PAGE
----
Hours had now passed and by late afternoon the English line was still intact. William now tried a coordinated attack. Instructing his archers to fire over the heads of the armoured frontline into the unarmoured rear, he concurrently ordered an infantry attack from a force made from the survivors of the original three infantry groups. The combined attack worked, and it was allegedly at this time Harold took an arrow in the eye, and the infantry attack broke up the English line.
- Stage 9: English Defeat
With Harold dead, the English lacked leadership to rally their line. William sent a cavalry charge forward which routed the English force.
The battle finished late in the day but the Normans used every minute of daylight left to pursue and kill the English forces fleeing the battlefield. Much of the nobility of Saxon England either died on top Senlac Hill or where cut down by the Norman pursuit.
Two and a half months later William was crowned in London and, despite some significant uprisings, the Normans entrenched their presence by constructing castles across the country. In the short term the effect was felt purely in England with vast swathes of the Saxon aristocracy being dispossessed. Longer term the impact was felt in Wales, Scotland and Ireland as the Norman influence spread. Few battles have had such a profound impact on the history of the British Isles.
Location of the Battle
Perhaps due to the lack of archaeological finds on the traditional site, a number of alternative locations have been mooted for the location of the Battle of Hastings. Caldbec Hill, about 0.5 miles to the north of the traditional site, is most often suggested but evidence for this is extremely limited. Currently most historians believe the traditional site remains the most probable although arguments relating to the orientation of the battle are persuasive; it is possible the Normans advanced on an axis centred on modern day Lower Lake Road albeit with the English position remaining in vicinity of the site of Battle Abbey.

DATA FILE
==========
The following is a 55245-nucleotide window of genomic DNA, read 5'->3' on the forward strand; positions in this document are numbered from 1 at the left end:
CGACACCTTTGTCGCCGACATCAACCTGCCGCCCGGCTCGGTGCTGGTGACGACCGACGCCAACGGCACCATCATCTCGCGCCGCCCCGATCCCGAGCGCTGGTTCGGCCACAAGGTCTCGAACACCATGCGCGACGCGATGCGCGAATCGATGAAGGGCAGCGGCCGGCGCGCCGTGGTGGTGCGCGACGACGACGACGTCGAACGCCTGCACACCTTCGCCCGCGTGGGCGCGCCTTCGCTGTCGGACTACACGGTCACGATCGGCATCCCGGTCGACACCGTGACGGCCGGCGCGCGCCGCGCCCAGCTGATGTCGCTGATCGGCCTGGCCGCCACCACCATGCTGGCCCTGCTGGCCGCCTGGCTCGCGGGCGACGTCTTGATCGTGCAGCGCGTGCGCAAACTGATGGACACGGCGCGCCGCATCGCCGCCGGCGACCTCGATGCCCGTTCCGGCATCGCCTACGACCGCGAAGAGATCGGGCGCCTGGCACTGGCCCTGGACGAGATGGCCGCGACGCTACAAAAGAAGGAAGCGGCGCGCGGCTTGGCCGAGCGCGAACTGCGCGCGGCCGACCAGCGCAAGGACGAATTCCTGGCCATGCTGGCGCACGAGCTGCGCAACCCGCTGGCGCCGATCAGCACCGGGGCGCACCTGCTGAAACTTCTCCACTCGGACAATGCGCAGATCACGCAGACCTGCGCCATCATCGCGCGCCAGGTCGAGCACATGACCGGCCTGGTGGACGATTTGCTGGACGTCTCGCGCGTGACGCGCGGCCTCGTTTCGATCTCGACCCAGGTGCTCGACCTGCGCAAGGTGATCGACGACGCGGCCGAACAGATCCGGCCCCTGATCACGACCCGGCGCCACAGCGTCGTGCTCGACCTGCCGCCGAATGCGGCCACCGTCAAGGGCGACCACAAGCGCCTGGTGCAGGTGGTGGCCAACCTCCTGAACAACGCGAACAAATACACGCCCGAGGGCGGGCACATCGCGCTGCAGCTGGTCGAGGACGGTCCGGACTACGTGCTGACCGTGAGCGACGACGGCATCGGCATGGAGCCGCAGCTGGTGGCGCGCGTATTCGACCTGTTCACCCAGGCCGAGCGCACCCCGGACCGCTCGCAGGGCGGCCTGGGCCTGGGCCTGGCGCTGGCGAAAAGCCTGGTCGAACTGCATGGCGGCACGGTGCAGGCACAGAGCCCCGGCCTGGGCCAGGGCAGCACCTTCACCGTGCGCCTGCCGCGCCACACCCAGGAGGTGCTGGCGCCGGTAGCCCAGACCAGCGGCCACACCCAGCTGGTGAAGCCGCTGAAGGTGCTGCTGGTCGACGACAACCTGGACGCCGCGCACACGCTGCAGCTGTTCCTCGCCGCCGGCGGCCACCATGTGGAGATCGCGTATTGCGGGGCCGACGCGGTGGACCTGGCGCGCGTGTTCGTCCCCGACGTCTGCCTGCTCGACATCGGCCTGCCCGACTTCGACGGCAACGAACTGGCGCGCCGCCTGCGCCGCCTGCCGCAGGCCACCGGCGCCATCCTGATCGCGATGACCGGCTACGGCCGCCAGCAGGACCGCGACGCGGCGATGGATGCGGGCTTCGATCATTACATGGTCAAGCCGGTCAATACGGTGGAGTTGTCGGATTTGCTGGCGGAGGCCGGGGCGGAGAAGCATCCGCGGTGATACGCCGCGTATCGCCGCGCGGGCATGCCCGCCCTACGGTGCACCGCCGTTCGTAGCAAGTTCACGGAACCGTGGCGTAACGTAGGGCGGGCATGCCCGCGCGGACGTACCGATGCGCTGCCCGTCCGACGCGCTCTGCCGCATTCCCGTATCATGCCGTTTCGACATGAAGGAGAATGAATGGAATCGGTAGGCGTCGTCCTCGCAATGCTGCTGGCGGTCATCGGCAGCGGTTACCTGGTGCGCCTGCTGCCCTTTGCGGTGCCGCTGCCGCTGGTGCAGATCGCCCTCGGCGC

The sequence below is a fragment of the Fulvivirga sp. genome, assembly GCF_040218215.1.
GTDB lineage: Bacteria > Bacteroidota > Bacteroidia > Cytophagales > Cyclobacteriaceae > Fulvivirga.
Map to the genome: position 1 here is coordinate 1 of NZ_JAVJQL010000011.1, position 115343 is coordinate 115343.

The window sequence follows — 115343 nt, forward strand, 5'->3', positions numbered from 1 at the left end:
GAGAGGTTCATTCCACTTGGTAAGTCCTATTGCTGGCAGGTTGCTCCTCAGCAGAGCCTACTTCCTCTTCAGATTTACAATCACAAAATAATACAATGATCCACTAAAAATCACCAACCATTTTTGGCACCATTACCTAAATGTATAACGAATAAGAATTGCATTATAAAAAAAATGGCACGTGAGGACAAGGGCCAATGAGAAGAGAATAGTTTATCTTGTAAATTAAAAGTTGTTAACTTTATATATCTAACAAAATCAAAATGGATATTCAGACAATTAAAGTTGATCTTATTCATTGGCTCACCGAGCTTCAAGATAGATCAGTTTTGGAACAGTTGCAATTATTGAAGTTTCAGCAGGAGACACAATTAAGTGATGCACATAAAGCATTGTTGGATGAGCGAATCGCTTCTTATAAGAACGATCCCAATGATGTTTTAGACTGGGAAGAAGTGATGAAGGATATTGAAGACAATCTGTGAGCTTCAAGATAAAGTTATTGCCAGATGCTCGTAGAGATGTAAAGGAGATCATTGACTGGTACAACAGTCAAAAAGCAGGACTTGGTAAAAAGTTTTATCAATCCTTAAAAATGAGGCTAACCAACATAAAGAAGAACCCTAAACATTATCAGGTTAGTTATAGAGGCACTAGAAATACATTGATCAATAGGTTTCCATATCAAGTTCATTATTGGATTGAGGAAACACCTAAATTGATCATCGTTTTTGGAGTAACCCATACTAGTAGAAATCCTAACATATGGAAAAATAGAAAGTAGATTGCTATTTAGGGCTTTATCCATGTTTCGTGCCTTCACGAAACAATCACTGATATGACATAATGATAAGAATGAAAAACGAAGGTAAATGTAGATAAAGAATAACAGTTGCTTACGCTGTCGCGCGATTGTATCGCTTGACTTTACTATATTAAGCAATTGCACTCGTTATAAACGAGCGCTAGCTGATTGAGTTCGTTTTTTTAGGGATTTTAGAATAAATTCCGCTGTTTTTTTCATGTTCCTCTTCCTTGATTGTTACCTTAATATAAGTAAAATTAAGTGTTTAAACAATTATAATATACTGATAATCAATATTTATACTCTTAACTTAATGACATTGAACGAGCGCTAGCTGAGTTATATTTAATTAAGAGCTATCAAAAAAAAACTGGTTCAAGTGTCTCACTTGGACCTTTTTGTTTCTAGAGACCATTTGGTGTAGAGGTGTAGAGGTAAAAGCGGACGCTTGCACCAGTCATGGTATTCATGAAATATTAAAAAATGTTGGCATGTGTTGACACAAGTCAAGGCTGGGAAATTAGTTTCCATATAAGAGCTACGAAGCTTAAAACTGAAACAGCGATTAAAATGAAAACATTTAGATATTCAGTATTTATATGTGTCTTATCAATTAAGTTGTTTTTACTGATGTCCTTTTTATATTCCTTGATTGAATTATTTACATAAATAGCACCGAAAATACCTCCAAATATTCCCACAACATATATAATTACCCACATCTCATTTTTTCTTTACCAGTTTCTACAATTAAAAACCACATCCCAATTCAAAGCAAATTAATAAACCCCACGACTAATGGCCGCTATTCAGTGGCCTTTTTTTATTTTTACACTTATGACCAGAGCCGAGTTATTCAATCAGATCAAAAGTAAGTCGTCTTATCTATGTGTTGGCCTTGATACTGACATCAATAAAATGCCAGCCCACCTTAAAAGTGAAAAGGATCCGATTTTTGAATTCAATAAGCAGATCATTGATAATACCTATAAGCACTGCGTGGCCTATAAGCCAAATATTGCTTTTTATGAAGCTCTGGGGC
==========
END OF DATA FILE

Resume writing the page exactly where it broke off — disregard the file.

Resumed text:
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The ruined remains of Battle Abbey is owned by English Heritage and is sited on the traditional (and still most likely) battlefield. A major tourist attraction, it offers excellent exhibitions and a battlefield walk (complete with audio tour).
Traditional Interpretation: View to the south from Battle Abbey. Normans advanced towards camera.
Traditional Interpretation: View to the east from near Battle Abbey. Normans advanced from the distant centre to the near right.
Alternative Interpretation (Revised Axis): View to west and line of the Norman advance.
Alternative Interpretation (Revised Axis): English position (the Abbey High Altar is to the rear of the houses).
Alternative Interpretation (Revised Axis): View to north from Marley Lane. A steep drop on English left flank was recorded by chroniclers. Today the land is owned by the National Trust.
Battle Abbey. The abbey was built on the orders of William the Conqueror with construction commencing around 1070. It was lightly fortified during the fourteenth century as a consequence of the Hundred Years War. The fortified Gatehouse, shown above, was built at this time as were the surrounding walls.
Location. One of the most persuasive arguments for the traditional battlefield being the correct location is the Abbey itself where great effort was expended modifying the unsuitable terrain for the structure and community. Attempts to build on a more suitable location nearby were vetoed by William.
Located in the small village of Battle about 6 miles north west of Hastings and is very well sign-posted. A dedicated car park serves the site; parking is pay on departure although English Heritage members are only charged £1 (or free for life members). A further 200 metres along Upper Lane, the National Trust have preserved the view to the north of the village